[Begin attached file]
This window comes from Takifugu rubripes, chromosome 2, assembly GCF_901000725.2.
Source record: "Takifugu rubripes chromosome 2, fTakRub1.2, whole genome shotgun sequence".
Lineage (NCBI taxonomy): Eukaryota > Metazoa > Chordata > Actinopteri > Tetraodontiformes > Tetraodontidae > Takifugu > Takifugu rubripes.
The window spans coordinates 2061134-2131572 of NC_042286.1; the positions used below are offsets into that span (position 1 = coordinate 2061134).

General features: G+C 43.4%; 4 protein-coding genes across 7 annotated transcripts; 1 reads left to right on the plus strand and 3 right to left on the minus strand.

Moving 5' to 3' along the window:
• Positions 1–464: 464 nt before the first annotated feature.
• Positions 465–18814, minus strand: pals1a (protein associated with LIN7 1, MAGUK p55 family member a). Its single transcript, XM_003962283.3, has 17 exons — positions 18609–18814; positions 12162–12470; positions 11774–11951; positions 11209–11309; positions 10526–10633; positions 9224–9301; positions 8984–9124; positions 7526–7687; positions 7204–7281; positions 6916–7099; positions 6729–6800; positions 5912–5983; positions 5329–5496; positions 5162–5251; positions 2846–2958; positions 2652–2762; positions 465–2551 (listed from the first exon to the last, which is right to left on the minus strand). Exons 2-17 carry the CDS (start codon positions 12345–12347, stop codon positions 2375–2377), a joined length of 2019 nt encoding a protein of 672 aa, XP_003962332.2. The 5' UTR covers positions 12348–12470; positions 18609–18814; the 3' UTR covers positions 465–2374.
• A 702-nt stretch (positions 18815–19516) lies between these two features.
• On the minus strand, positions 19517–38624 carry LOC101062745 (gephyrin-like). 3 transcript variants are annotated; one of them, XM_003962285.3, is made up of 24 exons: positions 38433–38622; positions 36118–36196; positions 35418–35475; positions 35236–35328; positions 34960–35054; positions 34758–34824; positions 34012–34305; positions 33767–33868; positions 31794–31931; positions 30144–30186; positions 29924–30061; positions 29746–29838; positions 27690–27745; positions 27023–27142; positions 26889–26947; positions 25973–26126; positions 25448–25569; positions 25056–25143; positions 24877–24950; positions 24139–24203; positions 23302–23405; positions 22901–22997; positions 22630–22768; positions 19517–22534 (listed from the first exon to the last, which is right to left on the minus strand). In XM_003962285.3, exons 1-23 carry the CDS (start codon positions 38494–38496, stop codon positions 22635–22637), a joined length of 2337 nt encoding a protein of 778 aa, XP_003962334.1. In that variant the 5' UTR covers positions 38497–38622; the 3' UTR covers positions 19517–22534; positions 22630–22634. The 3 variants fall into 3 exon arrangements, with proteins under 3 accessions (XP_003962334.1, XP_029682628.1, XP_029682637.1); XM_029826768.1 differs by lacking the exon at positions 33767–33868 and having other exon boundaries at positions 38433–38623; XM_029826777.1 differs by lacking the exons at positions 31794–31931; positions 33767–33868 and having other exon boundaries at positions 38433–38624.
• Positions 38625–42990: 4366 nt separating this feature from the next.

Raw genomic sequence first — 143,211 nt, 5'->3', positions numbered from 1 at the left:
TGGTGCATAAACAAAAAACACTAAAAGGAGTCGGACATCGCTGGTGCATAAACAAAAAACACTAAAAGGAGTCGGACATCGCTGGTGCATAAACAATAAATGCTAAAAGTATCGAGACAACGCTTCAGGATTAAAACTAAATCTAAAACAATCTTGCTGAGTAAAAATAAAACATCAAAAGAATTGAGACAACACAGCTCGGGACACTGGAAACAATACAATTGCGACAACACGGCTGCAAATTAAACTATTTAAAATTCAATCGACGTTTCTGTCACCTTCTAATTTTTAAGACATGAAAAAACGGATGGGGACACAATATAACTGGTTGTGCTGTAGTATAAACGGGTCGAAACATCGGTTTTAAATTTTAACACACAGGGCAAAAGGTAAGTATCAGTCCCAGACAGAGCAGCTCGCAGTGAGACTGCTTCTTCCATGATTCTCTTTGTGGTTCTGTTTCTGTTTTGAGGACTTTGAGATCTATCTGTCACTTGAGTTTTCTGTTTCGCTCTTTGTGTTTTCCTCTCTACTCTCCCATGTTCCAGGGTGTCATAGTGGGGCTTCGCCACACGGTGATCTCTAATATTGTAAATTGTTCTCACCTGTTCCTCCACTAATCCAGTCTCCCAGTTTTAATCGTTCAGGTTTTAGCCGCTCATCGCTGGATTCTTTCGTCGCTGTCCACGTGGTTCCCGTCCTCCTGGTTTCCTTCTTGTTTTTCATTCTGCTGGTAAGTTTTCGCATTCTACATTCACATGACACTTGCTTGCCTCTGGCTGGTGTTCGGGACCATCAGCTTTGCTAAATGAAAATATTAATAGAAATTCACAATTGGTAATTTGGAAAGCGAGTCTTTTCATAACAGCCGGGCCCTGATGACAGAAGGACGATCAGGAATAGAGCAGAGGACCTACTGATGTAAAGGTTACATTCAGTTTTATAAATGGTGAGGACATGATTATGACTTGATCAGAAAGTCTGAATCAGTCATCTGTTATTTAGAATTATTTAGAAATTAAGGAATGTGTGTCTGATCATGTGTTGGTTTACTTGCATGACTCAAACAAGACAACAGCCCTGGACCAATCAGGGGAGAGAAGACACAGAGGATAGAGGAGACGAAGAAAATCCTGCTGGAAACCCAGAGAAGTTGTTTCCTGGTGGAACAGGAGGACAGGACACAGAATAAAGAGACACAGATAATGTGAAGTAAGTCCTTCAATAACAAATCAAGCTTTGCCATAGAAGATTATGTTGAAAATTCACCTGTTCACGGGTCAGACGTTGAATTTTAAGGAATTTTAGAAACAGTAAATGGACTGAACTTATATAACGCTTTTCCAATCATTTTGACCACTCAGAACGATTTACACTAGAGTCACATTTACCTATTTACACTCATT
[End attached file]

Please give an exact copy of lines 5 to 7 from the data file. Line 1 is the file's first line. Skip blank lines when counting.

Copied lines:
General features: G+C 43.4%; 4 protein-coding genes across 7 annotated transcripts; 1 reads left to right on the plus strand and 3 right to left on the minus strand.

Moving 5' to 3' along the window:
• Positions 1–464: 464 nt before the first annotated feature.